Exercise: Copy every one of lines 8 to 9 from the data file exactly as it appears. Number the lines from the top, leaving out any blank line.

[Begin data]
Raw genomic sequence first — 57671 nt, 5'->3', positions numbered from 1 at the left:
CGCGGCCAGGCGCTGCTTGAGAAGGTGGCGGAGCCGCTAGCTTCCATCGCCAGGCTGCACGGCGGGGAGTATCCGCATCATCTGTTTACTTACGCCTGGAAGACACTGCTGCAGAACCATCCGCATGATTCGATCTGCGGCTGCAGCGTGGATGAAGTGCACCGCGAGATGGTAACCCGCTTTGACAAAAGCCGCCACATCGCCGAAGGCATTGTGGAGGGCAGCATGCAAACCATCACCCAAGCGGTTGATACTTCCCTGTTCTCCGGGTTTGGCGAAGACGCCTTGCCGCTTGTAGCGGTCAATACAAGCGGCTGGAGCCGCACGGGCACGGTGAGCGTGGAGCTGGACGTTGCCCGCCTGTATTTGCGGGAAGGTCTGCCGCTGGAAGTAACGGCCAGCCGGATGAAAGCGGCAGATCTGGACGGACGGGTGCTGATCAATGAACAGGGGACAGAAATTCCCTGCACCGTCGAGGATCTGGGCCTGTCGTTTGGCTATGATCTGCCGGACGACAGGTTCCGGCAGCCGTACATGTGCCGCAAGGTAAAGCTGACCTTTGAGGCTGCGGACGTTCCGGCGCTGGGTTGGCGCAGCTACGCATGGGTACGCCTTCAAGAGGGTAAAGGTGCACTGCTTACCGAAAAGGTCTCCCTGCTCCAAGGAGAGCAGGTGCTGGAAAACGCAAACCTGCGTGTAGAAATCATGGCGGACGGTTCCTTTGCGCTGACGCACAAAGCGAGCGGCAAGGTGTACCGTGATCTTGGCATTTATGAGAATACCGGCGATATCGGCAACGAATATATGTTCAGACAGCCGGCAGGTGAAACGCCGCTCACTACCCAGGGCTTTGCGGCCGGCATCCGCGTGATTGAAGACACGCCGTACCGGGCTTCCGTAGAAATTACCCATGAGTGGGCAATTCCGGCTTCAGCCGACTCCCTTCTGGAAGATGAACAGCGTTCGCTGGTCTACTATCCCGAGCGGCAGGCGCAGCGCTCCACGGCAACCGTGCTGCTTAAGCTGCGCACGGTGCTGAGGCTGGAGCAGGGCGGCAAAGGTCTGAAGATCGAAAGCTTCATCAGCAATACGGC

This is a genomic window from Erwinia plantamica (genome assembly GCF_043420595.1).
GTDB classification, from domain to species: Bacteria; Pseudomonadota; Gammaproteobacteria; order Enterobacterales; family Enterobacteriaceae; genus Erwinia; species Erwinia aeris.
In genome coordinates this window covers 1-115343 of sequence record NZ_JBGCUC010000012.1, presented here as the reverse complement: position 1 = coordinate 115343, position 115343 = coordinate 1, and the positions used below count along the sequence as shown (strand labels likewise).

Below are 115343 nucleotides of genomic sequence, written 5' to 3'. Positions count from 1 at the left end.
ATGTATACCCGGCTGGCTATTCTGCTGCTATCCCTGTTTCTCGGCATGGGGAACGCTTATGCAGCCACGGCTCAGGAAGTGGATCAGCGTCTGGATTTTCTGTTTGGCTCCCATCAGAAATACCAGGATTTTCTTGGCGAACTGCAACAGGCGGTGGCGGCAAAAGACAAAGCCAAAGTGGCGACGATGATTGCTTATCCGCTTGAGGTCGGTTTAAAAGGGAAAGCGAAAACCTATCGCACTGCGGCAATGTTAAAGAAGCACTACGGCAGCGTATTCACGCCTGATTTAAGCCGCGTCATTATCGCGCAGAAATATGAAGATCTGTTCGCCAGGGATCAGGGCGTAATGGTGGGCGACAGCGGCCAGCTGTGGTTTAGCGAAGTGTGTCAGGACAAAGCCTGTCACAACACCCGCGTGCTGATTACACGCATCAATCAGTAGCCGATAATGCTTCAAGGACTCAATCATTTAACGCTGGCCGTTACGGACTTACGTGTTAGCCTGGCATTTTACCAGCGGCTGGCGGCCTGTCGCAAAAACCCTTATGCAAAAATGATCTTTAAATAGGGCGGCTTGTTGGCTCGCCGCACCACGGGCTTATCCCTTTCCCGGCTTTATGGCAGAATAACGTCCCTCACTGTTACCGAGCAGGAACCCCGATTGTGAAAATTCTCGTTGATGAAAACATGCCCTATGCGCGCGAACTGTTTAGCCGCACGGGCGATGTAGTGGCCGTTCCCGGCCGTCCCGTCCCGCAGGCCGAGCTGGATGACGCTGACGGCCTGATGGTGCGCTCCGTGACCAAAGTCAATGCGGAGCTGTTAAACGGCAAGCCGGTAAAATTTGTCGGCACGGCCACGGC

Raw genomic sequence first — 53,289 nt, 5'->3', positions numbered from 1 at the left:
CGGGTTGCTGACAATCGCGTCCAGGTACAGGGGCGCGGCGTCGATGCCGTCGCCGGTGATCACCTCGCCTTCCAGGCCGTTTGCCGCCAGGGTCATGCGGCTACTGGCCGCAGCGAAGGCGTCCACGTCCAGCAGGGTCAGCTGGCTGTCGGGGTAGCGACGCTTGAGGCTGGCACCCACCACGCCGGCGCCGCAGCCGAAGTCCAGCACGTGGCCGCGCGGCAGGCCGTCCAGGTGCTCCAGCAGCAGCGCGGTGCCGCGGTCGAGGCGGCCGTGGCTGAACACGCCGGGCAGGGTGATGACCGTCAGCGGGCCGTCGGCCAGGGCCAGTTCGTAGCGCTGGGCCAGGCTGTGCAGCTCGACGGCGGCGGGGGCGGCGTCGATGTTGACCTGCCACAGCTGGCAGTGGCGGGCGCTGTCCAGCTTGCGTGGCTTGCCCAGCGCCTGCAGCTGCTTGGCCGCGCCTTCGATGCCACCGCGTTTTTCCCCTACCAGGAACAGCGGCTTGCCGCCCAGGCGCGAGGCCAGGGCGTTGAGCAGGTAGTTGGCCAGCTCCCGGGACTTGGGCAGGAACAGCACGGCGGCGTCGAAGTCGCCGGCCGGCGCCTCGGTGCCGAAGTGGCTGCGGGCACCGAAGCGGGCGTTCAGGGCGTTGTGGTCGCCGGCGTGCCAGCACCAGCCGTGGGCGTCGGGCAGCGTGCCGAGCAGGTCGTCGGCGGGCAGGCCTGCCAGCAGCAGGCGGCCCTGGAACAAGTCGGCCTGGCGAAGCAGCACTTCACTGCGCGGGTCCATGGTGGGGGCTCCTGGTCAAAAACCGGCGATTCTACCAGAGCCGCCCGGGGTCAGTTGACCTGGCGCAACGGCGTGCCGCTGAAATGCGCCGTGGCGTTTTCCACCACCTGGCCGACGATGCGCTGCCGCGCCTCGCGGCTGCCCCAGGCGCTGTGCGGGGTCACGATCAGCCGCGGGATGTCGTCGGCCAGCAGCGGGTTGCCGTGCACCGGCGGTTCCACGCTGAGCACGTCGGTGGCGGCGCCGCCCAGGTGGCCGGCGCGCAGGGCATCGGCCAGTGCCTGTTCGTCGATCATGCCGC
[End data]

Raw genomic sequence first — 53,289 nt, 5'->3', positions numbered from 1 at the left:
CGGGTTGCTGACAATCGCGTCCAGGTACAGGGGCGCGGCGTCGATGCCGTCGCCGGTGATCACCTCGCCTTCCAGGCCGTTTGCCGCCAGGGTCATGCGGCTACTGGCCGCAGCGAAGGCGTCCACGTCCAGCAGGGTCAGCTGGCTGTCGGGGTAGCGACGCTTGAGGCTGGCACCCACCACGCCGGCGCCGCAGCCGAAGTCCAGCACGTGGCCGCGCGGCAGGCCGTCCAGGTGCTCCAGCAGCAGCGCGGTGCCGCGGTCGAGGCGGCCGTGGCTGAACACGCCGGGCAGGGTGATGACCGTCAGCGGGCCGTCGGCCAGGGCCAGTTCGTAGCGCTGGGCCAGGCTGTGCAGCTCGACGGCGGCGGGGGCGGCGTCGATGTTGACCTGCCACAGCTGGCAGTGGCGGGCGCTGTCCAGCTTGCGTGGCTTGCCCAGCGCCTGCAGCTGCTTGGCCGCGCCTTCGATGCCACCGCGTTTTTCCCCTACCAGGAACAGCGGCTTGCCGCCCAGGCGCGAGGCCAGGGCGTTGAGCAGGTAGTTGGCCAGCTCCCGGGACTTGGGCAGGAACAGCACGGCGGCGTCGAAGTCGCCGGCCGGCGCCTCGGTGCCGAAGTGGCTGCGGGCACCGAAGCGGGCGTTCAGGGCGTTGTGGTCGCCGGCGTGCCAGCACCAGCCGTGGGCGTCGGGCAGCGTGCCGAGCAGGTCGTCGGCGGGCAGGCCTGCCAGCAGCAGGCGGCCCTGGAACAAGTCGGCCTGGCGAAGCAGCACTTCACTGCGCGGGTCCATGGTGGGGGCTCCTGGTCAAAAACCGGCGATTCTACCAGAGCCGCCCGGGGTCAGTTGACCTGGCGCAACGGCGTGCCGCTGAAATGCGCCGTGGCGTTTTCCACCACCTGGCCGACGATGCGCTGCCGCGCCTCGCGGCTGCCCCAGGCGCTGTGCGGGGTCACGATCAGCCGCGGGATGTCGTCGGCCAGCAGCGGGTTGCCGTGCACCGGCGGTTCCACGCTGAGCACGTCGGTGGCGGCGCCGCCCAGGTGGCCGGCGCGCAGGGCATCGGCCAGTGCCTGTTCGTCGATCATGCCGC